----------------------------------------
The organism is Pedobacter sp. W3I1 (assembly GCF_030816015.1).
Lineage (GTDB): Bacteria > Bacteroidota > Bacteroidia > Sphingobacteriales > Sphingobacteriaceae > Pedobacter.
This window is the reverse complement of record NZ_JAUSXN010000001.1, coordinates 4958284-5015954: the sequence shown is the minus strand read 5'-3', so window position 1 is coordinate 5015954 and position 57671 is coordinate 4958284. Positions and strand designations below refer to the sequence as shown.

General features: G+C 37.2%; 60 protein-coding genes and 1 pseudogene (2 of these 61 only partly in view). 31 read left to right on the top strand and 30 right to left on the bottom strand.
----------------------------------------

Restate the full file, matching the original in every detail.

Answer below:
The organism is Pedobacter sp. W3I1 (assembly GCF_030816015.1).
Lineage (GTDB): Bacteria > Bacteroidota > Bacteroidia > Sphingobacteriales > Sphingobacteriaceae > Pedobacter.
This window is the reverse complement of record NZ_JAUSXN010000001.1, coordinates 4958284-5015954: the sequence shown is the minus strand read 5'-3', so window position 1 is coordinate 5015954 and position 57671 is coordinate 4958284. Positions and strand designations below refer to the sequence as shown.

General features: G+C 37.2%; 60 protein-coding genes and 1 pseudogene (2 of these 61 only partly in view). 31 read left to right on the top strand and 30 right to left on the bottom strand.